Lake Balaton means as much to Hungarians as the Riviera does to westerners. Central Europe’s biggest freshwater lake has a 197-kilometer shoreline with public and private beaches, underwater caves, volcanic hills, ancient fortresses and so much more.
Lake Balaton is becoming so popular that the Hungarian government recently allocated EUR 18 million for the modernization of the lake and its surrounding areas. The nearby Hévíz--Balaton Airport is currently in development to handle international flights with government support of HUF 6.6 billion (EUR 19.02 million), and new roads and railways are also being introduced. By the end of 2020, a total of 18 EU developments in the region will be implemented from funding of HUF 20 billion.
Development has become an even greater priority, as a survey has shown that Hungarians are more likely to spend their summer vacation at a domestic destination rather than in a foreign country due to the coronavirus. The Hungarian government is also doing its utmost to help the tourism sector during these difficult times; besides offering direct financial support, it has reduced various taxes to help the industry grow and prosper.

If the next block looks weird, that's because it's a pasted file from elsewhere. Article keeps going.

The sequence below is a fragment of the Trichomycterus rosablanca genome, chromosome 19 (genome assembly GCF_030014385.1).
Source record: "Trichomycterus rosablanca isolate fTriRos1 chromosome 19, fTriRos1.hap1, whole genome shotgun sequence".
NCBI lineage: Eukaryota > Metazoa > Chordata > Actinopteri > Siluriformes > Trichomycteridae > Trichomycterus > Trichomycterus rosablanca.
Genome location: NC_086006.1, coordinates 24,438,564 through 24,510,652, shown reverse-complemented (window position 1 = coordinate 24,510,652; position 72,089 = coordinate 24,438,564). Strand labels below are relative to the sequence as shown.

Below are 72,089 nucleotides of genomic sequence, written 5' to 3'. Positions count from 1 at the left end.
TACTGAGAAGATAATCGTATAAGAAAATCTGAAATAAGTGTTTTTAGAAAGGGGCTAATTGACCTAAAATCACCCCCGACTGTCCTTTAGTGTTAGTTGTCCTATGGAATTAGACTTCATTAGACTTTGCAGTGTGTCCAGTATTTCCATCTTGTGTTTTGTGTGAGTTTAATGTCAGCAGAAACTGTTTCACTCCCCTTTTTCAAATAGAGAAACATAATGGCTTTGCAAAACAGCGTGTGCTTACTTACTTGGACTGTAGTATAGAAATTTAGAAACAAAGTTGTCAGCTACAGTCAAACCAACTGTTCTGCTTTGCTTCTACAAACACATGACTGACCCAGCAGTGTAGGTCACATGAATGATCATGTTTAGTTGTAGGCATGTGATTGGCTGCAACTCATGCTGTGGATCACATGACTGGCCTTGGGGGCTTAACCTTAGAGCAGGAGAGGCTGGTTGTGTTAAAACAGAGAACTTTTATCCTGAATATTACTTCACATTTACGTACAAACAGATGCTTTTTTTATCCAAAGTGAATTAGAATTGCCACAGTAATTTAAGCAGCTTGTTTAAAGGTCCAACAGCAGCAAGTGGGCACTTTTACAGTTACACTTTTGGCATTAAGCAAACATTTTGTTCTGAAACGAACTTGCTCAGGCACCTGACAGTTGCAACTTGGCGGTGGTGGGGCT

But the ultimate goal is to make Lake Balaton a place where tourists can enjoy their free time all year round, as Balaton is much more than water, sunshine and lángos (typical Hungarian beach food).
Along the northern shores, settlements offer gastro, cultural, sport and musical events in every season. Thematic gastro picnics, wine tastings and music nights are organized from time to time in Badacsony as well as in the surrounding wine regions. Hotels and resorts offer rooms 365 days a year so people can admire the beauty of Balaton during the winter as well.
Four times a year, anyone who loves hiking can walk around the lake during the Balaton Camino. And even those in the startup field can find a cozy place to work and innovate in Balaton’s first coworking office in Balatonfüred.
But quality is as important as quantity. So Hungary, along with eight other countries, is participating in the seven-year DESTI-SMART project, launched in 2018 to address the challenges to providing efficient, sustainable tourism and promote a low-carbon economy.